Time travel is the concept of movement between certain points in time, relative to movement at any given point in space. It is uncertain if time travel to the past is physically possible, but forward time travel, outside the usual sense of the perception of time, is an extensively-observed phenomenon and well-understood within the framework of Albert Einstein’s theory of special relativity and general relativity. The 20th-century scientist developed the idea that space and time are really aspects of the same thing—space-time.
There is a speed limit of 300,000km per second (or 186,000 miles per second) for anything that travels through space-time, and light always travels the speed limit through empty space.
Special Relativity says that something unique happens when you move through space-time, especially when your speed relative to other objects is close to the speed of light.
Time goes slower for you than for the people you left behind, so you won’t notice this effect until you return to those stationary people.
Professor Brian Cox demonstrated this idea during a BBC Doctor Who special, using a member of the audience to help – Professor Jim Al-Khalili.
He set up the Professor in a moving chair across the stage, with a beam of light moving up and down.
He said in 2015: “A beam of light bouncing between mirrors could be used to build a very accurate clock.
“Then Einstein imagined what that clock would look like if it was moving relative to us.
“So Jim is going to be moved along the stage while moving the clock and we will dim the lights so we can see what that looks like from our perspective – stationary relative to Jim.
“We’ve placed a head camera on Jim so you can see the clock in exactly the way we pictured it when it was stationary – relative to us – and the light beam is bouncing up and down between the mirrors.
“But if you look, we’ve got a little video effect on there so you can see the trail of the light we see is tracing out a triangular pattern across the stage.”
The experiment then showed how the audience had a different perspective to the light than the Professor.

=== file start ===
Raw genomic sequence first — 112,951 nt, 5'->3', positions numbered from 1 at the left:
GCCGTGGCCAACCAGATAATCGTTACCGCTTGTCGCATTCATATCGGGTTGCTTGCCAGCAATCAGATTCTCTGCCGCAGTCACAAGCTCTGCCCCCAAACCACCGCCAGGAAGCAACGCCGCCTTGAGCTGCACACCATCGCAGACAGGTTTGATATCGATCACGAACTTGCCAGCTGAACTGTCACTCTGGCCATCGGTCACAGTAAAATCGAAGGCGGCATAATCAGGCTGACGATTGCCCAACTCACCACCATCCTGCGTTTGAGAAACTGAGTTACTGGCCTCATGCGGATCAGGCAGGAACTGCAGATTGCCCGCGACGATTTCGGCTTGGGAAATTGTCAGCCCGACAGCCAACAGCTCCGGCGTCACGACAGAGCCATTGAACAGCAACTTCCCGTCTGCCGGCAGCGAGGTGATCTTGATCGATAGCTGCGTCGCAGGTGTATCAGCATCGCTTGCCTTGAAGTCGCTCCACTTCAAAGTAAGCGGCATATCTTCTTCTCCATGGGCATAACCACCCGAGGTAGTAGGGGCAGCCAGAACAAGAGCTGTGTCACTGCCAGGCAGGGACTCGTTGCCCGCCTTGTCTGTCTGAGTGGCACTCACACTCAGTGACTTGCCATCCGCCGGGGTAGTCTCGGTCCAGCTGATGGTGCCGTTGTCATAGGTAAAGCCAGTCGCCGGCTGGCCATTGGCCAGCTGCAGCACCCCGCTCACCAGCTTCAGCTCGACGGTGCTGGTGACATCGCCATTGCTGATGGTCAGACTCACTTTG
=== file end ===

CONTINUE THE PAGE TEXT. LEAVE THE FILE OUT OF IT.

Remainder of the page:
Dr Cox added: “But what we saw there from the audience perspective was: as Jim moved the light took a triangular path as it bounced across the stage.
“Here is what Einstein’s suggestion that the speed of light is constant for all observers implies.
“See this path (moving) is obviously longer that this path (stationary), but if we all agree on the speed of light, then it is obvious that it must take the light longer for the moving clock than it does for the stationary.
“Moving clocks run slower – this is true – time really did pass at a different rate for Jim than it did for you.
“There is no sleight of hand here, Jim really is a time-traveller.”
Dr Cox went on to reveal how the experiment proved Einstein’s theory and may mean real time travel is possible in the future.
He continued: “Our time is personal to us – this is what Einstein had discovered.
“There is no such thing as absolute time, but we don’t notice this in everyday life because the amount by which time slowed down for Jim was minuscule because of the speed he was travelling at.
“But if we sent Jim off in a rocket into space at 99.5 percent of the speed of light for five years according to his watch and then tell him to turn around and come back.
“For him, the journey would take 10 years, but for us, to our watches, 29 years would have passed.”